What you need to know:
- The world is today an idea by which I mean no one and nothing – states or peoples – can silo and isolate themselves.
- Those who do not produce will be dominated by those who do at both the national and international levels. Produce ideas, or perish.
- In its relationships with the world, Africa can no longer be a consumer of the ideas of others.
I want to underscore four imperatives that Africa must internalise in its relationship with the world, and within Africa.
These are the pivots for Africa’s renaissance. First, the world is no longer simply a piece of geography.
The world is today an idea by which I mean no one and nothing – states or peoples – can silo and isolate themselves.
Virtually every barrier has, or is, coming down. These include barriers of geography as represented by national borders, notions of citizenship as exclusive possessions of nationals within a state, and barriers of identity that prevent gender, colour, religion, political opinion, ethnicity and other cleavages dividing “us” from “them”.
Technology is breaking down all sorts of nativism and creating a plethora of untold possibilities.
What is going to matter going forward isn’t where you are born, but where you can go, and the beauty of today and tomorrow – unlike yesterday – is that you can go anywhere.
This is the first thing African states, peoples, civil societies and business interests must realise. Silos don’t exist anymore.
It’s the superiority of ideas that has become paramount over everything else.
Those who do not produce will be dominated by those who do at both the national and international levels. Produce ideas, or perish.
Even within states, internal political competition will increasingly become a contest of ideas, not of identity.
When you compete internally, ask whether you are competing for Kenya, or solely for your ethnic group.
Producer of ideas
Second, in its relationships with the world, Africa can no longer be a consumer of the ideas of others.
Africa will not be able to play effectively at the global level unless it becomes a key producer of ideas.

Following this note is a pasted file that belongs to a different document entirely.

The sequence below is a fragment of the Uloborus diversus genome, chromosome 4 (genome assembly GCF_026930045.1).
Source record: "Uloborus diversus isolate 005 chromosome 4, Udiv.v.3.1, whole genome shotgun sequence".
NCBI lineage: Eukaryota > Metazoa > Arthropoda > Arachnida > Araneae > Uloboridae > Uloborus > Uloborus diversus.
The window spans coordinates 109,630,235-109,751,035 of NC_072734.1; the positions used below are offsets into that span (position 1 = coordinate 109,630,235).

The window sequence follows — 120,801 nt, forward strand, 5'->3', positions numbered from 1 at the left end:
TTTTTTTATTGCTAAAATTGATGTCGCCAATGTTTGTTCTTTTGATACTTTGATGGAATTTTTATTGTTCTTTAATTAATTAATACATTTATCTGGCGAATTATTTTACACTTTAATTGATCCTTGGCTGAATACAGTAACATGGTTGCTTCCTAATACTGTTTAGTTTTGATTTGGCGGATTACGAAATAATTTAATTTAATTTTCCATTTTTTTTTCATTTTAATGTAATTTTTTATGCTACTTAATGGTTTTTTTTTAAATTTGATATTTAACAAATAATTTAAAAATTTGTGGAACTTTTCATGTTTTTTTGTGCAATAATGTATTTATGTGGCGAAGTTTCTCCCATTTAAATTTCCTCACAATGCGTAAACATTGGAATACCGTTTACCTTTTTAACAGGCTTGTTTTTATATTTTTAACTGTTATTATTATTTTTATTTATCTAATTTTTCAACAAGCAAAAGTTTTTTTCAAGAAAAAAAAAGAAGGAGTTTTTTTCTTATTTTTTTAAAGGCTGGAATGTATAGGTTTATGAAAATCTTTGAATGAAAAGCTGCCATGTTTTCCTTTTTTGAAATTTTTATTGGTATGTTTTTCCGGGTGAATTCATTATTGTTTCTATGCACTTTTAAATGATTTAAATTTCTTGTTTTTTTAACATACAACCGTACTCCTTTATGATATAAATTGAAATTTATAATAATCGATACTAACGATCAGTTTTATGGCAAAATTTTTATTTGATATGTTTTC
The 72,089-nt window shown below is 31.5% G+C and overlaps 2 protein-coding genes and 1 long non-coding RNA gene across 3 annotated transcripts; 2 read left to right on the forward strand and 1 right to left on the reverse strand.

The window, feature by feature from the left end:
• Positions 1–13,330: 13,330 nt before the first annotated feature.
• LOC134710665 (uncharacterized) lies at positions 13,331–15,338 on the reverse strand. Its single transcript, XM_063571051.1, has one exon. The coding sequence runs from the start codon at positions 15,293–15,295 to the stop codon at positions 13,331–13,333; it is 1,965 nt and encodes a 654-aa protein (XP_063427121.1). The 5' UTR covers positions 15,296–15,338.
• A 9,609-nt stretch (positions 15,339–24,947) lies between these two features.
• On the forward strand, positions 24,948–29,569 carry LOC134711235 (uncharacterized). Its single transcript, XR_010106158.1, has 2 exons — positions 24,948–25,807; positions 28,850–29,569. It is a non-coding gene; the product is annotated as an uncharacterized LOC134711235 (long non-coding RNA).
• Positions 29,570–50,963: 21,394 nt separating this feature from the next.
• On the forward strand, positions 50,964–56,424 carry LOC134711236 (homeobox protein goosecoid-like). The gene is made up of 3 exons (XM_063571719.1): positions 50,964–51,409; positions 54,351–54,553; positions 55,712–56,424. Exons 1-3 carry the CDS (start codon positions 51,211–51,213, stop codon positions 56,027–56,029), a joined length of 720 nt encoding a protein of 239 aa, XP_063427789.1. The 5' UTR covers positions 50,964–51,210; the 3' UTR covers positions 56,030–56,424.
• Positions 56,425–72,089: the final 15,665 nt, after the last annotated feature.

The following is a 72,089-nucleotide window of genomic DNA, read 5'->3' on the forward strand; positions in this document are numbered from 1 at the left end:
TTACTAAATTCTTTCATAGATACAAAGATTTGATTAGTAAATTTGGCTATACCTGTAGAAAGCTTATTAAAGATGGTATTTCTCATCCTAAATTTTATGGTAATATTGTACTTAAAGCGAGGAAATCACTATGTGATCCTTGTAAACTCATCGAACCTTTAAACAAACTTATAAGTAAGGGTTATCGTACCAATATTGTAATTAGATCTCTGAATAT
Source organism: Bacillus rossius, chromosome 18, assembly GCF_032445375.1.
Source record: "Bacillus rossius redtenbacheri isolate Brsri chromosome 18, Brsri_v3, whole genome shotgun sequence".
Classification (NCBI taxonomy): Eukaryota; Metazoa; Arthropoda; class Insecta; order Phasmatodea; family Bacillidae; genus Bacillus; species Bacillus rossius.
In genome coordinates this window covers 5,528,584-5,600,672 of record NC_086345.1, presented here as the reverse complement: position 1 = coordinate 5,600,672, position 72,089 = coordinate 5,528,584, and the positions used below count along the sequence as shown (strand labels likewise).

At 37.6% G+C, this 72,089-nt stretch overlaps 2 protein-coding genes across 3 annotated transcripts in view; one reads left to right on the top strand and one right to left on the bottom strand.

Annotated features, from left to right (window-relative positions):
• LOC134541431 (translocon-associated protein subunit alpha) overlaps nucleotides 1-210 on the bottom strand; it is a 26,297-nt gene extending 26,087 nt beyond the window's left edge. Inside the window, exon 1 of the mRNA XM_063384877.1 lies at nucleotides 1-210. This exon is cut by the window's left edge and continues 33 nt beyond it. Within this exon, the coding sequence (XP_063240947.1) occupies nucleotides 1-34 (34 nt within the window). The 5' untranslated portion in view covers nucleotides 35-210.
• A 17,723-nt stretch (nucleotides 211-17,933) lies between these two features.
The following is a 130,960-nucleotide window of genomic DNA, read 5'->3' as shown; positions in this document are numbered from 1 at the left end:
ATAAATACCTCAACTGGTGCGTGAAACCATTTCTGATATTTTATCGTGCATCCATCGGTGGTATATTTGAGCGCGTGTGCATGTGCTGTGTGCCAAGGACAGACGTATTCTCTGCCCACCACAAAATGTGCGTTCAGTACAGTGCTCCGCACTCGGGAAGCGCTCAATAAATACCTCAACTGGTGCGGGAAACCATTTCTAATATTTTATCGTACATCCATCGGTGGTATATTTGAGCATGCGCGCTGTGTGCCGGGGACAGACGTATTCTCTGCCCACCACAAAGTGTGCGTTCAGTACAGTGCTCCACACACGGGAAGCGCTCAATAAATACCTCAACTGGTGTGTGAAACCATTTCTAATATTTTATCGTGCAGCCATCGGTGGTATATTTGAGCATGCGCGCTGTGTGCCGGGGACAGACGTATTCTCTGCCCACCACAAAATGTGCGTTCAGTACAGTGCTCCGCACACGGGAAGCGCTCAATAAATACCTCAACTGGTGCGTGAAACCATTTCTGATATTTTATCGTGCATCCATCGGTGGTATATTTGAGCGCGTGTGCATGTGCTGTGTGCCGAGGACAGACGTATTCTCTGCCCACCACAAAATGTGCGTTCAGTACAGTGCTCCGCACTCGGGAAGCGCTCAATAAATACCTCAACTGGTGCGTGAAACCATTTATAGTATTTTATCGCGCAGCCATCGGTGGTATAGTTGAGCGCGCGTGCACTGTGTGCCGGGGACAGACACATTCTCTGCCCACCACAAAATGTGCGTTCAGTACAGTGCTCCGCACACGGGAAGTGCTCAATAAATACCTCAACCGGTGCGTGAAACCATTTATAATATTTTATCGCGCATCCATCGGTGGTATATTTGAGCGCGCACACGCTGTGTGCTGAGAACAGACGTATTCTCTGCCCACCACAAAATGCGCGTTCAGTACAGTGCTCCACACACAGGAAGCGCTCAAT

Thus Africa’s external posture – with its head craned in a begging and longing posture towards either the West or the East – is not a viable condition of existence.
That mentality of “otherness” or of inbred subordination in which the master-servant, inferior-superior construct exists must be expunged from our consciousness.
But pursuing a pan-African identity doesn’t mean that Africans will be cynical about aspects of universality that have legitimate, universal and global purchases.
These include foundational principles such as the rule of law, democracy, social justice and equity.
If we don’t create and nurture free societies in Africa, we won’t be able to play on an African, let alone a global, plane.
States and societies that are riven by corruption, impunity, extreme forms of exploitation and social injustice beget extremism and social dysfunction.
That’s not where Africa wants to go. In this regard, Africa’s elites – the political intelligentsia, civil society and business – must cohere societies of empathy, not societies of exclusion.
Those who see domestic politics as a zero-sum game, where the “enemy” must be vanquished, are the real enemies of Africa.
We must fight them the way we fought colonialists for they are a mortal disease. Let’s fight for political power, and use it to put ourselves on the global map.
Third, there is no future for an Africa that remains balkanised. No single African country can leverage global forces and trends by itself.
That’s not how new geopolitical and market dynamics work. Hostilities and negative rivalries between and among African states are the banes of the continent’s prosperity.
Regional synergies are indispensable for creating larger blocs for trade, diplomacy and geopolitical bargaining.
Africans must tear down the walls that keep their people apart. Otherwise individual African states would simply be prisons where we are trapped for exploitation by internal and external forces.
Such a state would need to be overthrown, or smashed, by the people. This is what African leaders must remember every time they go to bed at night.
Fourth, and finally, regional integration must be used to create and nurture values that give meaning to every African citizen.
Africans should grow national and regional economies and markets, and do so not by replicating exclusions and marginalisation of certain groups in society.
Hang on to power
Regionalisation should strengthen countries, not incubate practices that tear them apart.
A case in point is the push by some leaders to hang on to power beyond their mandates.
Finally, African regional institutions must be real, not fake, cynical or hypocritical.
They must mean something to Africans and to a global audience. Here, I can’t help but refer to the reaction of some Africans towards the International Criminal Court.
That court would be totally unnecessary if as Africans we got our act together.
Let me conclude with a few caveats. We must remember that no society in history has ever developed without a great elite and a dominant intelligentsia.
Those who don’t or can’t think are doomed. And this is not just the damnation of material things.
It’s a damnation of the spirit, of the people’s zeitgeist. Secondly, we must remember great nations are built by individuals acting collectively.
That’s why as Kenyans and Africans we don’t have the luxury of wasting a single human being. Let’s all rise together as one.
Makau Mutua is SUNY Distinguished Professor and Margaret W. Wong Professor at Buffalo Law School, The State University of New York. @makaumutua.